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Kirby Assaf
Noodle Expert Member

January 24, 2020

On August 31th, 2018, with two duffel bags and a backpack, I moved from the Southern suburbs of Baton Rouge, Louisiana to right next to Fenway Park in Boston, Massachusetts. I started my c

On August 31th, 2018, with two duffel bags and a backpack, I moved from the Southern suburbs of Baton Rouge, Louisiana to right next to Fenway Park in Boston, Massachusetts. I started my college career at Simmons University, started walking and taking buses and trains everywhere, and started adjusting to the constant cold.

This isn’t to say I don’t love it here. I chose a university up North for several reasons. The first being—as a gender non-conforming butch lesbian I don’t really feel comfortable in most Southern spaces. I also wanted to get out of my bubble, live in another part of the world, and go to a very liberal and accepting university (something I would not find in Louisiana). Really, why does anyone move away from home? To get out of the monotony of your hometown? Maybe. All I can say is that I’m very happy with my choice. But living 1500 miles away from the only world I’ve ever known certainly comes with its own fair share of hardships.

Adjusting to a Different Life

Let’s be honest, adjusting is hard for everyone who leaves home for college. Some of my friends here only moved 30 minutes away, and they get homesick more than I do. Some of my classmates go home every weekend, and they still have a hard time. It makes sense. At home, you have a routine that lasted for 12 years—elementary school, middle school, high school. I didn’t move around a lot, so I got used to my routines and my bubble. When I moved here, everything changed.

I was thrust into the new world of responsibilities, calling people on the phone, and getting stuff done. I moved from my comfortable bedroom into my uncomfortable dorm room with a communal bathroom, having to fetch my own water like a 16th century provincial housewife drawing water from a well.

My relationships are different—my relationship with my parents, namely, since I never see them anymore. My relationship with my professors, with my classmates, with food, with doing homework. I wouldn’t say I feel like an “adult" (whatever that’s supposed to mean), but I do feel like I’m becoming more self reliant and independent.

My entire comfy suburban bubble world has me flipped upside down, but I love it. Why? Because I’m putting myself out there. I’m getting out of my comfort zone, wrangling my university experience by the neck and telling it that I’m its boss. I’m living in a new city 1500 miles away and thriving.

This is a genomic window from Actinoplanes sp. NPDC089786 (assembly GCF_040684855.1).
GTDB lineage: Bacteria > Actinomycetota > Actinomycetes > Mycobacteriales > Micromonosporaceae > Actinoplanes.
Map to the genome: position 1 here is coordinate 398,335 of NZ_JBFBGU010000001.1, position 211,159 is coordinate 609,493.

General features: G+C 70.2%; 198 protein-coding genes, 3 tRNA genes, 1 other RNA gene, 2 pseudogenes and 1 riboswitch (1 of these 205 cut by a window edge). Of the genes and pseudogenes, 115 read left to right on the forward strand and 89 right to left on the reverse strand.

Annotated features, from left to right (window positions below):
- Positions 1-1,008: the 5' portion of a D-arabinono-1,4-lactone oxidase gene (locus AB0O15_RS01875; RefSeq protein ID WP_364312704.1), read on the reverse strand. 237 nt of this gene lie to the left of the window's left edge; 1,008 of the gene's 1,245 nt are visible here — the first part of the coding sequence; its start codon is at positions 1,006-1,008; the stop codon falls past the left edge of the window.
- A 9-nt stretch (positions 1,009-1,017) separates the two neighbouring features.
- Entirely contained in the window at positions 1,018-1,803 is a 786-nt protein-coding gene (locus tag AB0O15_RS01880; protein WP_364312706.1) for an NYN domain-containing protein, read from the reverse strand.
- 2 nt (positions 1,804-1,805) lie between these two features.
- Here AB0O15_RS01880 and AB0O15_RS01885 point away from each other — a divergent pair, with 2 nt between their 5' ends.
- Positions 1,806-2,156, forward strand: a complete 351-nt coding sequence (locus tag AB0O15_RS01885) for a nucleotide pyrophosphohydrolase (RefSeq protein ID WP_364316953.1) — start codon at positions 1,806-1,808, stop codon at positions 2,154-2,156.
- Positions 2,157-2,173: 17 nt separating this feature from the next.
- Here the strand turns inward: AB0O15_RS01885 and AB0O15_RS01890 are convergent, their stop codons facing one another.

Ultimately, moving away from home is a stressful and sometimes anxiety-inducing situation. There are plenty of changes to face and new situations to take on. The thought that kept (and still keeps) me going is that I’ve already been through so much. These are just the trials of an adult: learning how to be self sufficient, learning how to lean on yourself for some of the hard stuff when you didn’t have to before. However, you don’t always have to rely on yourself. In fact, you shouldn’t.

Support, Insight, and Finding Your Resources

You know that proverb: “It takes a village to raise a child?" I would change that saying to something more applicable: “It takes more than a village to support a broke, stressed college student."

I have no idea what I’m doing here, and neither does anyone else! That’s why most colleges have resources for you. Counseling, academic advising, career advising, tutoring… Take advantage of every single one of these. There are people who know about what you’re going through and who, honestly, know way more than you. Something I’ve had to learn is how to ask people for help. You don’t have to know all the answers, and you shouldn’t—that’s what you go to college for in the first place.

The counseling center in particular has been extremely useful to me. It’s so worthwhile to get advice and insight from someone who has talked to a bunch of other students before you and who knows exactly what you’re going through. Whenever you’re homesick, stressed, anxious, or frustrated, just talk to someone. There are people who are certified to help you. It is incredibly worth it.

It’ll Work Out

Whether you’re about to move away from home, currently moving away from home, or have already moved away from home, it’s important to stop, take a deep breath, and remember that everything will fall into place. It can be really frustrating to suddenly have everything resting on your shoulders. Despite everything, if you remember to seek out your resources to help you adjust to all of the changes, you will thrive. I’m still learning how to accomplish all of this myself. And yet, I know that I have so many people I can rely on. I’m proud of the fact that I moved across the country to get my education.